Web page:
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In this video the distance between the laser and mirror is 5x the wheel radius. I am curious why the wheel radius is used and not the tire's radius?
I would presume that it is because a 17" rim is going to be pretty consistent and thus repeatable, in its radius, where as a 225/45/17 tyre can have a quite varied radius depending on pressure, temperature wear and manufacturer.
Hi Patrick, just want to check which video you're referring to? Is this the bump steer checking procedure from the wheel alignment course?
Hi Tim. Yes, it is the bump steer checking procedure from the wheel alignment course.
Hi Patrick, we use the wheel radius as this is the same position you measure the toe. The convention for motorsport is to define toe in mm. Because we are measuring a distance, the radius at which you make the measurement will affect your measurement. Meaning you would get a different toe measurement if you measured at the tyre vs wheel.
It's normal to measure your toe at the rim rather than the tyre for the same reasons Gord mentioned - the tyre is not a very reliable place to measure from.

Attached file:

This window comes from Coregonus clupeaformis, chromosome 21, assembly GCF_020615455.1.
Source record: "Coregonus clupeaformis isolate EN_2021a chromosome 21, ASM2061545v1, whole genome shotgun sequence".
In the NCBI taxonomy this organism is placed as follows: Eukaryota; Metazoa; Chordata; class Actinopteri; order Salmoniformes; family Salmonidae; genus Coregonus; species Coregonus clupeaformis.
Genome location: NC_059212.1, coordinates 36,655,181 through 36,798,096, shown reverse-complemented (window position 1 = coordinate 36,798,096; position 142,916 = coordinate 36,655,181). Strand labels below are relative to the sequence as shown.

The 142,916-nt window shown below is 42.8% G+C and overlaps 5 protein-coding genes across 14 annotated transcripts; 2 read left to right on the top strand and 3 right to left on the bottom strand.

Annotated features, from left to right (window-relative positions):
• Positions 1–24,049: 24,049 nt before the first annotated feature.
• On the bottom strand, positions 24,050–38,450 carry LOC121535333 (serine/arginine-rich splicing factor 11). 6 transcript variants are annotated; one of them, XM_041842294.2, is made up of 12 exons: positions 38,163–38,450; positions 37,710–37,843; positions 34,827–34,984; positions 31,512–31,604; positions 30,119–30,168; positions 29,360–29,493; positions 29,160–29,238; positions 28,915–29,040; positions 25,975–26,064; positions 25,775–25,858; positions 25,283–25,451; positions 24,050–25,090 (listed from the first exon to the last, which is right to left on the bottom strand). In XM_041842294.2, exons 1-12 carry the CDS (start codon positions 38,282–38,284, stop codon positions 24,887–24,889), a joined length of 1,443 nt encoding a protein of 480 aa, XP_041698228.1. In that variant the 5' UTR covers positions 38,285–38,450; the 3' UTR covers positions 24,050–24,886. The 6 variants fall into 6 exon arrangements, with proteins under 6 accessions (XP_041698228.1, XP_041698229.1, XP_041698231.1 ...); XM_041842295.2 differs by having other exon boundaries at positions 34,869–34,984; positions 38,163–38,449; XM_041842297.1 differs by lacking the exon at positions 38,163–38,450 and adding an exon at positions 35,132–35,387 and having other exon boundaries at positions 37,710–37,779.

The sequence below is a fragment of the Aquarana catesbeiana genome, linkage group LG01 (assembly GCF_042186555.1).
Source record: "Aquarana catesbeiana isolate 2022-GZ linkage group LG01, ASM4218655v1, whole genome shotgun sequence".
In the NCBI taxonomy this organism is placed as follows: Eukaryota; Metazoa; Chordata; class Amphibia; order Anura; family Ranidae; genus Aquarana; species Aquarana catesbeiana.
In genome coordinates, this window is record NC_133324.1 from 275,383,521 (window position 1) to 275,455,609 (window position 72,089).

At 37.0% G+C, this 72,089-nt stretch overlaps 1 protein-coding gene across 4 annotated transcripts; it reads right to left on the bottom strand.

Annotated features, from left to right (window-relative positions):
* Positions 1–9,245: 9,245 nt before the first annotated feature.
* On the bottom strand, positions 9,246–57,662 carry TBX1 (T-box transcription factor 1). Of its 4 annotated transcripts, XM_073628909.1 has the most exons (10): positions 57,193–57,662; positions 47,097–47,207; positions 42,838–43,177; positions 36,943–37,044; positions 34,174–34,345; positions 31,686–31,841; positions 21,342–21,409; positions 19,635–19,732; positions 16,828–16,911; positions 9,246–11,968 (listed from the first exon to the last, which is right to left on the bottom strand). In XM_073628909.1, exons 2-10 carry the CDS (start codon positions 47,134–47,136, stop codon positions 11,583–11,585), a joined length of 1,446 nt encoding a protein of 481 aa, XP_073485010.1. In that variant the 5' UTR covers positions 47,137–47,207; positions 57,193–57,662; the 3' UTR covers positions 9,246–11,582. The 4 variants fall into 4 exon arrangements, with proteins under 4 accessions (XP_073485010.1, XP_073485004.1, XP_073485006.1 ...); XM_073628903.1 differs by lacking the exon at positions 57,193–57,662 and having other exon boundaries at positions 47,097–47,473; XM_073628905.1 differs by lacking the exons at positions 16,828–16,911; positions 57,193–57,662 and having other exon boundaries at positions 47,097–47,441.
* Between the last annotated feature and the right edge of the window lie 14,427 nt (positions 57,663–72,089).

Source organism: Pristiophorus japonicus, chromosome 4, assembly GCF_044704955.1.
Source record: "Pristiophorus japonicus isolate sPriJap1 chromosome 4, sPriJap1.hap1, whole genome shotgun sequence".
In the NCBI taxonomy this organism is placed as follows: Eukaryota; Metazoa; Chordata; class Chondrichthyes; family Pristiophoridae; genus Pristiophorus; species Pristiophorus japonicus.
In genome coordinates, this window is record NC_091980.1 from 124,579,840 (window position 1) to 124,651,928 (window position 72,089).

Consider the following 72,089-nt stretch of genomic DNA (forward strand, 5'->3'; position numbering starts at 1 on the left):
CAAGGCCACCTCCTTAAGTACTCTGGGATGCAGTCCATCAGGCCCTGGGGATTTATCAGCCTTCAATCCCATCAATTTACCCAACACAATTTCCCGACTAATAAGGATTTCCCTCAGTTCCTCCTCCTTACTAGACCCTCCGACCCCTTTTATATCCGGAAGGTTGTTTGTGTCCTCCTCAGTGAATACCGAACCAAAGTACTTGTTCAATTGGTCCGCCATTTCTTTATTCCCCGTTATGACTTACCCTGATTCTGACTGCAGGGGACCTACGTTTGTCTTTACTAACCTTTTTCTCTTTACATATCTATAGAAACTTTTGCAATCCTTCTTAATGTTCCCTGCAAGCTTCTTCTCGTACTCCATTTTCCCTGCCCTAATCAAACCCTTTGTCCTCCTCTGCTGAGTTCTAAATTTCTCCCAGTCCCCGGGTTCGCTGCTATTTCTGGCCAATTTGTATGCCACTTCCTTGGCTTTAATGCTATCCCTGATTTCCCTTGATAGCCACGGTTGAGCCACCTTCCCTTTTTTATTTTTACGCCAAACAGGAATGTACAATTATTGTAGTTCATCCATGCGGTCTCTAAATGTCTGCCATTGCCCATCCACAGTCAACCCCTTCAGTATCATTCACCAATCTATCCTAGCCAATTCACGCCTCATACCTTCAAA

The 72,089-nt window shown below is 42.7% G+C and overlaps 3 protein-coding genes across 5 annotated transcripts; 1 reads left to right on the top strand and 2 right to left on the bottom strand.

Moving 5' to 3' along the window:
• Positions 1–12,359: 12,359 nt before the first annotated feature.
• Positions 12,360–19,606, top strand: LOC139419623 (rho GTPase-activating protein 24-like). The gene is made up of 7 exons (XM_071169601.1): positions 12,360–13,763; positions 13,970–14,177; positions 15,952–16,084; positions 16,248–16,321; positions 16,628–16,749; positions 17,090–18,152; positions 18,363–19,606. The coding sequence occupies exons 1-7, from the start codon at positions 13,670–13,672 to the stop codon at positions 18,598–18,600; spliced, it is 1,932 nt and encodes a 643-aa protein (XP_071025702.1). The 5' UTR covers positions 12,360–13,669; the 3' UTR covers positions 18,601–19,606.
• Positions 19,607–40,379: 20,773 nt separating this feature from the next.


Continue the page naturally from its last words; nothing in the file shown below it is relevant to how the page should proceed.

By measuring the bump steer relative to the same way we define the toe, this allows us to understand how much bump steer we have in terms of our toe measurements. Hope that helps.
It wasn't me, but I'll take the credit for it ;-)
The wheel diameter does bring something up, though, IMO for the most part it's better to use degrees/minutes/ seconds (?) for toe, bump steer, etc because it isn't unusual to use different diameter rims at different times - eg, daily driver and track tyres, or larger diameter aftermarket replacements for smaller OEM fitments - and if the manufacturer's spec', or one's base toe settings, were for one diameter, a wheel diameter change will affect that if it were using a comparative distance measurement. If using an angle it will be the same regardless.
My bad Gord, guess I had you on the brain from another post!
Strictly speaking about measuring the toe angle rather than distance, you're absolutely right. It is the more "proper" way to define it. It really just comes down to what's most practical. Obviously in racing, almost all of us are measuring the toe with a ruler giving us a length, and this obviously becomes problematic if you are changing wheel sizes a lot.
For me, it really just comes down to having a fixed, repeatable reference for every setup you do. Even if you are changing wheel sizes for some reason - let's say for wet tyres you run a different size rim. I don't think it's unreasonable to use just one rim size as part of your setup procedure. So maybe you do all your setups with your 18" dry wheels for example.